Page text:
As companies and consumers check their freezers, past menus and, receipts, health officials anticipate that confirmed cases will continue to grow (The Age):
The number of cases of Hepatitis A linked to the consumption of frozen berries imported from China has climbed to at least 14.
Thirty-four government schools have advised the Victorian Education Department that some of their students have consumed berries that have been recalled because of the hepatitis A imported frozen berry outbreak.
The number of schools affected suggests that potentially hundreds of students ate berries from one of four lines of frozen berries before they were recalled in recent days by Bairnsdale-based food company Patties Foods.
Another example of questioning the world of epidemiology; gotta be tough to be an epi (Business Insider Australia):
On its website, Patties Foods says “The link between our products and the reported illnesses has not yet been confirmed,” in response to its own question about meeting medical costs.
“This makes it too early to comment,” the company said.
The local-food-is-safer contingent is out – without data (Sunshine Coast Daily):
Long-time Chevallum strawberry farmer Rick Twist, co-owner of Twist Brothers, said he could not understand why people continued to risk purchasing overseas products to save a few dollars when the integrity of local produce was so much higher.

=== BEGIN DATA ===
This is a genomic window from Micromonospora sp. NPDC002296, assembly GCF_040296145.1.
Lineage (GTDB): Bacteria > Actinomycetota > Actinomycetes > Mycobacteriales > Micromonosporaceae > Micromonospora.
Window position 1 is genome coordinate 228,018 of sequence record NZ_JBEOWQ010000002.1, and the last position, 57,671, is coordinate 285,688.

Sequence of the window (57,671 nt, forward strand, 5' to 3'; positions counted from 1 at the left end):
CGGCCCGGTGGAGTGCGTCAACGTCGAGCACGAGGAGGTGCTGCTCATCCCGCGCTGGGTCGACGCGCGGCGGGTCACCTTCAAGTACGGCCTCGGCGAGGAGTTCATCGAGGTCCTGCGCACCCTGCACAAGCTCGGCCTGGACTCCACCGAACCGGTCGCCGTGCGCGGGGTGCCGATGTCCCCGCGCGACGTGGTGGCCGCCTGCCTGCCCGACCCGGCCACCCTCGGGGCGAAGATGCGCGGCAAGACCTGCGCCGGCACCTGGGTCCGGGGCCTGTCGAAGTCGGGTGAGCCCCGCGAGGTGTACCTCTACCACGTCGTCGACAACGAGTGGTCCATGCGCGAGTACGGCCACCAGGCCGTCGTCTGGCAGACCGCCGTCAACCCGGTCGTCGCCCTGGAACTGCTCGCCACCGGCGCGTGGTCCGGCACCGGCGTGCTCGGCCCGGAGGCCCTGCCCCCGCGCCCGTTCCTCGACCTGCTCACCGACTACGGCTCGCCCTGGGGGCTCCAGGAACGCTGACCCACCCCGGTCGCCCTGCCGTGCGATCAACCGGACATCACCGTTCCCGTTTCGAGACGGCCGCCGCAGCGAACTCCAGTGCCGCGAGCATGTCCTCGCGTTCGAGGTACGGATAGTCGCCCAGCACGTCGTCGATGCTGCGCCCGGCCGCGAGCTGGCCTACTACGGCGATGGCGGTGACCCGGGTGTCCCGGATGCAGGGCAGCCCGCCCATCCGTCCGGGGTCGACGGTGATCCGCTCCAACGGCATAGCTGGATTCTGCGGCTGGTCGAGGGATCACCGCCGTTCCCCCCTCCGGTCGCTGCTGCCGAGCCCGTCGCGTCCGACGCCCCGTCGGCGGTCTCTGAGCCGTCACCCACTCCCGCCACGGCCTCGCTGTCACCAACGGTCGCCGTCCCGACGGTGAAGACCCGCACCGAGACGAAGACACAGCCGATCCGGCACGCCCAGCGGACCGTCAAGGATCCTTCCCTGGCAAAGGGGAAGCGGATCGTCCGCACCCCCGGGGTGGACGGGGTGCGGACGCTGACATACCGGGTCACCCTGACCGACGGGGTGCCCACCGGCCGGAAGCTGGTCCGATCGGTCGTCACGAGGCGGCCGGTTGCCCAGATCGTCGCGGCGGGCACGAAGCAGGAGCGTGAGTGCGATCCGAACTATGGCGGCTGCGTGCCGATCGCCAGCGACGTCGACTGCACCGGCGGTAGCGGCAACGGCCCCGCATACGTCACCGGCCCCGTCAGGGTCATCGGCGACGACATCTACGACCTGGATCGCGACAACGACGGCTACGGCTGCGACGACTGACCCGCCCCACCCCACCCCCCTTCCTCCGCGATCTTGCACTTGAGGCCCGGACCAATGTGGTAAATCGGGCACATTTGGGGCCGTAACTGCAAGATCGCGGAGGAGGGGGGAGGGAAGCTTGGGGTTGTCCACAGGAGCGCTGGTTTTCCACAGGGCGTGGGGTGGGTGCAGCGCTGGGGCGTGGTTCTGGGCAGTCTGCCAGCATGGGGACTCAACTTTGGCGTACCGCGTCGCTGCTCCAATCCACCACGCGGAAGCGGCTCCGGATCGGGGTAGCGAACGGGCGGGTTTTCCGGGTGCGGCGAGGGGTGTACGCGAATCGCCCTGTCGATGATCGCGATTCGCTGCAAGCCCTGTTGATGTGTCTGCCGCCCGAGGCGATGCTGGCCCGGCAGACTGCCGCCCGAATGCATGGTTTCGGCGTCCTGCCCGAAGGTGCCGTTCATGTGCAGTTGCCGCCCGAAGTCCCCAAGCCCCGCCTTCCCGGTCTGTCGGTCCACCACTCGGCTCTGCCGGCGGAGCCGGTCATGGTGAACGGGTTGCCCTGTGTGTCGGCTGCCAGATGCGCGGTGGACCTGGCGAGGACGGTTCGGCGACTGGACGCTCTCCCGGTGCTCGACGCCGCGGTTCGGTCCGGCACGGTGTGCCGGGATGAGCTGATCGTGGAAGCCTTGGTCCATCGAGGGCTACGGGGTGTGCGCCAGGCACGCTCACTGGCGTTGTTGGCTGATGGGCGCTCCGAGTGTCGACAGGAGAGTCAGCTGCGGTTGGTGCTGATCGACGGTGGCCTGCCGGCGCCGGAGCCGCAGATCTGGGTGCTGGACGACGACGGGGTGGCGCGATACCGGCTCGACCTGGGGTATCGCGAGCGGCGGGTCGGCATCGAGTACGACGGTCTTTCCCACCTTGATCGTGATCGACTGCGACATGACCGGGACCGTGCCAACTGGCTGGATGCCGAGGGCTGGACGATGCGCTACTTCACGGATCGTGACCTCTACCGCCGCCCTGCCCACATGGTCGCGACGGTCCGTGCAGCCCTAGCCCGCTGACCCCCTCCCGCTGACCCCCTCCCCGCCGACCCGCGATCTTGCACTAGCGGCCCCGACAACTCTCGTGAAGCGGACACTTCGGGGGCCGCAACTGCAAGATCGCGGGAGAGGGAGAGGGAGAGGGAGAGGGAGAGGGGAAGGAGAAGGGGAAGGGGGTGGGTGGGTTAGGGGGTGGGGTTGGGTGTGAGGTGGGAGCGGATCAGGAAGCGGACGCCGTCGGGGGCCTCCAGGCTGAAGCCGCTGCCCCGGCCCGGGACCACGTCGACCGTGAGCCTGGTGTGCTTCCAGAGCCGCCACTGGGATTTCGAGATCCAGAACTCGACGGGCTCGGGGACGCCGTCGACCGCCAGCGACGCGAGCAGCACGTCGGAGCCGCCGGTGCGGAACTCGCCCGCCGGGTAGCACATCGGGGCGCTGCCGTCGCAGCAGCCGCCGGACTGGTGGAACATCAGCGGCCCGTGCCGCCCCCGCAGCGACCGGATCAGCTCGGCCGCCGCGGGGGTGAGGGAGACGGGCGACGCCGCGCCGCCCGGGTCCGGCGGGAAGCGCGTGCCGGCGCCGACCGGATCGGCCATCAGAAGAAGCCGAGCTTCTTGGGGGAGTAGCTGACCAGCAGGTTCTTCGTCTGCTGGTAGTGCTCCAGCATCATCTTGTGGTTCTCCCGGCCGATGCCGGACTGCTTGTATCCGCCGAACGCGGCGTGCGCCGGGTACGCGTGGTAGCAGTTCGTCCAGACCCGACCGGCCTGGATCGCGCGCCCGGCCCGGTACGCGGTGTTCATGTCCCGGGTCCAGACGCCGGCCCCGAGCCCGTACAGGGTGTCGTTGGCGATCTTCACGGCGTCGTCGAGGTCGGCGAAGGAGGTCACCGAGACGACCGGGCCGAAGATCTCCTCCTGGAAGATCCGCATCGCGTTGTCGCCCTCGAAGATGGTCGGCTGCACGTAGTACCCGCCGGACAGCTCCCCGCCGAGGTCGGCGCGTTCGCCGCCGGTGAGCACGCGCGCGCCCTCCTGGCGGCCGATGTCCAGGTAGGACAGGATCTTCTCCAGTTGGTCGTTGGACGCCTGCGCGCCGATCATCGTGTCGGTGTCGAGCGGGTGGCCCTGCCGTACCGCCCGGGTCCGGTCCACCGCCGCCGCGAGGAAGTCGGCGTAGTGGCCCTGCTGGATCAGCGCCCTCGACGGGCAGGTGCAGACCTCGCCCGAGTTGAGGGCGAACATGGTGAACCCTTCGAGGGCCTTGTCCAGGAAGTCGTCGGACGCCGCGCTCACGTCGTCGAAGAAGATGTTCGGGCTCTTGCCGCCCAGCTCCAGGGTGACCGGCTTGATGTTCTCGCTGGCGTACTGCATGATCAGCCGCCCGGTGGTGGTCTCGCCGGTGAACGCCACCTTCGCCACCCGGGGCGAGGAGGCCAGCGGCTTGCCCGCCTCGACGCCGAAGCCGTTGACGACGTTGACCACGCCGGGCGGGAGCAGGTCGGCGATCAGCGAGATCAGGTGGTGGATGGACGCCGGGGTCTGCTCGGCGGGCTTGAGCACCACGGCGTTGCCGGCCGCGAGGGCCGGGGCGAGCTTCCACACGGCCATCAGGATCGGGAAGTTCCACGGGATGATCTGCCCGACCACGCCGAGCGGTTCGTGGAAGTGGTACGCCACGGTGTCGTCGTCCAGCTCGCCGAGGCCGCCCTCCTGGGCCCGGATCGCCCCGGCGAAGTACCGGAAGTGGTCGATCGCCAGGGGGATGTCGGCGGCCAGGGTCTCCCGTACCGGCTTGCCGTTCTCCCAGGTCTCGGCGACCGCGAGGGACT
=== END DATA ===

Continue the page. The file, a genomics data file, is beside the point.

“Why the hell do people buy this stuff from those countries when their standards are so low and ours are so high?” Mr Twist said.
“Australian berries… our regulations are so tight and so strong, I think they’re the best in the world.”
And the outbreak has hit rugby (Yahoo News):
The Tigers confirmed on Tuesday that three senior players had approached club management on Monday with concerns that berries they ate may have been contaminated.
Captain Robbie Farah and veteran winger Pat Richards were later named in news reports as two players who underwent precautionary blood tests for the virus.
[Coach Jason] Taylor declined to name the trio of players but said they had shown no symptoms and the club had no confirmed cases of infection.
“It’s really simple. A couple of guys have eaten some of the berries that have been recalled, and that’s the end of the story,” Taylor said.
“We’re not overly concerned about it. We’re just being really cautious. It’s a smart move to make sure we are ticking all the boxes and all the guys are OK.
“We don’t feel that is going to come to that point (of infection) but we are doing due diligence on it.”
Some good amateur medical assessment there, Coach Taylor.